Sports betting in Canada and the US: How do they compare?

With the SBC Summit North America due to be held this coming July — which is the largest conference and trade show for the sports betting industry on the North American continent — there is understandably quite a bit of buzz about the future of the sports betting market in North America right now.

This event will have well over 3,000 participants assembling in New Jersey to discuss and trade ideas about the future of the sports betting sector in North America.

In many respects, this conference comes at a fortuitous time for the industry. With sports betting operators signing up record numbers of new users and seeing considerable revenue growth in the last year, there has never been a better time to reflect on what the future of the industry might look like.

When reflecting on this topic, one interesting question that remains to be asked relates to what regional differences, if any, remain between the different countries and territories in the North American market.

This is a particularly interesting topic for discussion given that  at previous points in time these differences were quite pronounced. However, as the restrictions relating to sports betting have eased in both regions, there are now arguably more similarities than differences.

With that said, let’s take a quick look at some of the differences and similarities between the sports betting sectors in Canada and the United States!

No national legislation

One of the biggest similarities in how sports betting is organized in Canada and America relates to how it is regulated at a national level. This is a consequence of how the US and Canada are organized politically. Canada is a federation of 10 provinces and three territories with a federal government overseeing certain matters, while the US is composed of 50 states which are also overseen by a federal government.

In both countries, the federal government has authority over certain functions and matters, while others are left to the provincial or state governments. In both the US and Canada, sports betting and gambling is one of these matters.

The result of this is that there are no national laws relating to gambling in either country. Instead, the issue is left to the individual states or provinces to legislate.

In the US, this was affirmed following the monumental 2018 Supreme Court decision that declared the decades-old federal prohibitions on sports betting unconstitutional.

In Canada, provincial authorities were given the power to conduct certain kinds of sports lotteries, which was an exception to the century-old ban on gambling activities. This was expanded even further in the 1980s and 1990s when Canadian sports betting was finally made possible via various amendments to the criminal code.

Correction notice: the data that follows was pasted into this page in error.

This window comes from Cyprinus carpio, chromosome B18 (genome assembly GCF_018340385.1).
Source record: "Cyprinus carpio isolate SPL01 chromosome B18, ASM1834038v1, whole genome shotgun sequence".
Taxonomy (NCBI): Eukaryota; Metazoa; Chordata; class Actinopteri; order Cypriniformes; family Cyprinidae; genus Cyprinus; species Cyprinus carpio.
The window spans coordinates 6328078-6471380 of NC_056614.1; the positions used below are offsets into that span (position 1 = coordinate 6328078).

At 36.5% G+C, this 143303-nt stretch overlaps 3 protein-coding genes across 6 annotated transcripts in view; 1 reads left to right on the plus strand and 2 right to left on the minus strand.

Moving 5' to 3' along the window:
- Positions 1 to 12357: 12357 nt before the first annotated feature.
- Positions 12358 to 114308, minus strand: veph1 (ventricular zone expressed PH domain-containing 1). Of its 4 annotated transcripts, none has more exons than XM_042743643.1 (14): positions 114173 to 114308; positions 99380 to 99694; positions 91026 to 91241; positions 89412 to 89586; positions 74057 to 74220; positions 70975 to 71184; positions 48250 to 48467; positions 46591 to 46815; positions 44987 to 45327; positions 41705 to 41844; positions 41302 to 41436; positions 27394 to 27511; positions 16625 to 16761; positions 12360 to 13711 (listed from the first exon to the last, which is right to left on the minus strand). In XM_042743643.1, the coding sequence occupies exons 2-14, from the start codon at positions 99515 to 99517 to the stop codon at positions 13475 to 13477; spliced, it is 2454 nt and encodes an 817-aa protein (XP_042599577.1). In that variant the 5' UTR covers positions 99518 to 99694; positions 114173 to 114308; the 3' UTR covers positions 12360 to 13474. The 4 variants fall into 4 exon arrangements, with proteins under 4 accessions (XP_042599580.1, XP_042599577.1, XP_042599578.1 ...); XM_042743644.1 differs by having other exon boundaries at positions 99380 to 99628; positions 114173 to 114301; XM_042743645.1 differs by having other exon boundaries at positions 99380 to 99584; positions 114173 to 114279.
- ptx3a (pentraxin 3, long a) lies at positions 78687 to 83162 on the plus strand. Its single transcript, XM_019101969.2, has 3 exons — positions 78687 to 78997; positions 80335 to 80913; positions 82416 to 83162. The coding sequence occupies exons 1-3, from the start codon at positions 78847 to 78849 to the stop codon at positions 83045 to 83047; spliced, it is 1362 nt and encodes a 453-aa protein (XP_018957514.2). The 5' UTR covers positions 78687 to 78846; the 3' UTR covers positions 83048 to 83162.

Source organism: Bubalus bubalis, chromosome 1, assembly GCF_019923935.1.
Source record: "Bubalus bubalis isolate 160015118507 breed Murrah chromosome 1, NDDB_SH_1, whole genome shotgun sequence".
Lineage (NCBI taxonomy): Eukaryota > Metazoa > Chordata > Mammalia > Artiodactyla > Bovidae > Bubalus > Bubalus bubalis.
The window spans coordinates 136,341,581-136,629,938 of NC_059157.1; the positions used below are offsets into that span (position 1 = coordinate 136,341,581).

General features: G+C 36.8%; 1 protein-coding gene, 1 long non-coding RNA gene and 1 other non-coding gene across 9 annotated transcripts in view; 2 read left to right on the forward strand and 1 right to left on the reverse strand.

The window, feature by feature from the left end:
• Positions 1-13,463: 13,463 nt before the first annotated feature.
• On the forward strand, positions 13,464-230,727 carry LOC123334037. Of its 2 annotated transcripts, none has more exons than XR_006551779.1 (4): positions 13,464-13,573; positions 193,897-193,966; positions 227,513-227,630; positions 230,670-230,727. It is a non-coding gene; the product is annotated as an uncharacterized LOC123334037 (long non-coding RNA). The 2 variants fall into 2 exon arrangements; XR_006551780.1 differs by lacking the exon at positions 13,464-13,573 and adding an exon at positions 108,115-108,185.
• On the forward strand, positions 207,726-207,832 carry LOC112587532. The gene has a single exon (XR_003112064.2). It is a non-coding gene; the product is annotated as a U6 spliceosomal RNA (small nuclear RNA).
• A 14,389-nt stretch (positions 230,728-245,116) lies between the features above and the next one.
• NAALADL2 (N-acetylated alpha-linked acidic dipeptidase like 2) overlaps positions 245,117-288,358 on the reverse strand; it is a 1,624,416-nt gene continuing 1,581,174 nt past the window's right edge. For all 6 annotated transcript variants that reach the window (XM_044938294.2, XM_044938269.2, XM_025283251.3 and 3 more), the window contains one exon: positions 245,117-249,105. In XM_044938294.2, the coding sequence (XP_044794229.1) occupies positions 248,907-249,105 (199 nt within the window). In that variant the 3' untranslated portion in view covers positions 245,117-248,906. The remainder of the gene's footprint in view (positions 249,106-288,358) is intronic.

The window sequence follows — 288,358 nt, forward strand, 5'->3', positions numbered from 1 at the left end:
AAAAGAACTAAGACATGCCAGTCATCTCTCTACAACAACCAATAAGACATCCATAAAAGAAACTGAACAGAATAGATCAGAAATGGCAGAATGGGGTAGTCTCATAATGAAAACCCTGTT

Over time, the situation in Canada improved, enabling provinces to finally take a more liberal approach to sports betting. The next main development came in August 2021, when an amendment to the criminal code finally permitted gambling entities setup by provincial authorities to allow single-event sports betting.

In this way, we can see that the sports betting industries have developed at a similar pace in both the US and Canada. Unlike other parts of the world, where sports betting has long-since been made legal, both the US and Canada have only recently legalized it.

How tax revenue is being used

Another similarity in how sports betting works in practice in Canada and the US relates to how provinces and states are putting this new form of revenue to use.

In many of the US states where authorities have started collecting tax revenues from sports betting activities, they have already made a commitment to putting this money towards the public benefit. In New York, for example, it has been directly reinvested into public education and grants for youth sports programming. It has also been used to develop responsible gambling programs.

Similarly in Canada, some provinces have earmarked this revenue for important public services, such as health care, education and other economic supports for marginalized communities. Although the various provinces will differ in terms of the exact causes they put these funds towards, most of them have public goals in mind.

In this regard, we can see similarities in how the US and Canada plan to treat this newfound revenue source.

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